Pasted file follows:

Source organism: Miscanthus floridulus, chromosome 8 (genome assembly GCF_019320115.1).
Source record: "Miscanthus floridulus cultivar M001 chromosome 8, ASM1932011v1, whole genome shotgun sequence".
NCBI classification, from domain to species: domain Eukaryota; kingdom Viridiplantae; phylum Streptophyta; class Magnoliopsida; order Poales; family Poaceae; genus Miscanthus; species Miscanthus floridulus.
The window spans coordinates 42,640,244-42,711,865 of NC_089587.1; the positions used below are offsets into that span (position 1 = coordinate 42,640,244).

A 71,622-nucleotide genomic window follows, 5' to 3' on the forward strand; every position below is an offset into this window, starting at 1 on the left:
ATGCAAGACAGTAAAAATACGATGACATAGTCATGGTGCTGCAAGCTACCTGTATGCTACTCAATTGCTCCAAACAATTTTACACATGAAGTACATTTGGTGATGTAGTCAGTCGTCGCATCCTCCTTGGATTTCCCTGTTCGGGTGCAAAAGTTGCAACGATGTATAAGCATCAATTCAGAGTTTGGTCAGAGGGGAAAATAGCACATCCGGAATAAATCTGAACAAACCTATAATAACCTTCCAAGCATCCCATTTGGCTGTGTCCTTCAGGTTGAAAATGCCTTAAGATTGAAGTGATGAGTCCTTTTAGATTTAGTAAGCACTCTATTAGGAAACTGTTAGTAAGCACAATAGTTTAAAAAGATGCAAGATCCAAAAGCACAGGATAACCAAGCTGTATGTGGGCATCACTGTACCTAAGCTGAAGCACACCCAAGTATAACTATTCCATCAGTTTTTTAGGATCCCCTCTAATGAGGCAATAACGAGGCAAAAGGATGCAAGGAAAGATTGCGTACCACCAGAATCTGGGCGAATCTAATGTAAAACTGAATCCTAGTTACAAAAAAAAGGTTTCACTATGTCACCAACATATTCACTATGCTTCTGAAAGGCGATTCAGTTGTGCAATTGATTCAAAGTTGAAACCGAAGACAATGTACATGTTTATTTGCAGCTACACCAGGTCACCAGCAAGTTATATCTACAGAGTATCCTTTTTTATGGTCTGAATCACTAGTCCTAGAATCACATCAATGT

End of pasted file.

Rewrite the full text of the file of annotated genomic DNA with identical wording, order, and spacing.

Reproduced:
Source organism: Miscanthus floridulus, chromosome 8 (genome assembly GCF_019320115.1).
Source record: "Miscanthus floridulus cultivar M001 chromosome 8, ASM1932011v1, whole genome shotgun sequence".
NCBI classification, from domain to species: domain Eukaryota; kingdom Viridiplantae; phylum Streptophyta; class Magnoliopsida; order Poales; family Poaceae; genus Miscanthus; species Miscanthus floridulus.
The window spans coordinates 42,640,244-42,711,865 of NC_089587.1; the positions used below are offsets into that span (position 1 = coordinate 42,640,244).

A 71,622-nucleotide genomic window follows, 5' to 3' on the forward strand; every position below is an offset into this window, starting at 1 on the left:
ATGCAAGACAGTAAAAATACGATGACATAGTCATGGTGCTGCAAGCTACCTGTATGCTACTCAATTGCTCCAAACAATTTTACACATGAAGTACATTTGGTGATGTAGTCAGTCGTCGCATCCTCCTTGGATTTCCCTGTTCGGGTGCAAAAGTTGCAACGATGTATAAGCATCAATTCAGAGTTTGGTCAGAGGGGAAAATAGCACATCCGGAATAAATCTGAACAAACCTATAATAACCTTCCAAGCATCCCATTTGGCTGTGTCCTTCAGGTTGAAAATGCCTTAAGATTGAAGTGATGAGTCCTTTTAGATTTAGTAAGCACTCTATTAGGAAACTGTTAGTAAGCACAATAGTTTAAAAAGATGCAAGATCCAAAAGCACAGGATAACCAAGCTGTATGTGGGCATCACTGTACCTAAGCTGAAGCACACCCAAGTATAACTATTCCATCAGTTTTTTAGGATCCCCTCTAATGAGGCAATAACGAGGCAAAAGGATGCAAGGAAAGATTGCGTACCACCAGAATCTGGGCGAATCTAATGTAAAACTGAATCCTAGTTACAAAAAAAAGGTTTCACTATGTCACCAACATATTCACTATGCTTCTGAAAGGCGATTCAGTTGTGCAATTGATTCAAAGTTGAAACCGAAGACAATGTACATGTTTATTTGCAGCTACACCAGGTCACCAGCAAGTTATATCTACAGAGTATCCTTTTTTATGGTCTGAATCACTAGTCCTAGAATCACATCAATGT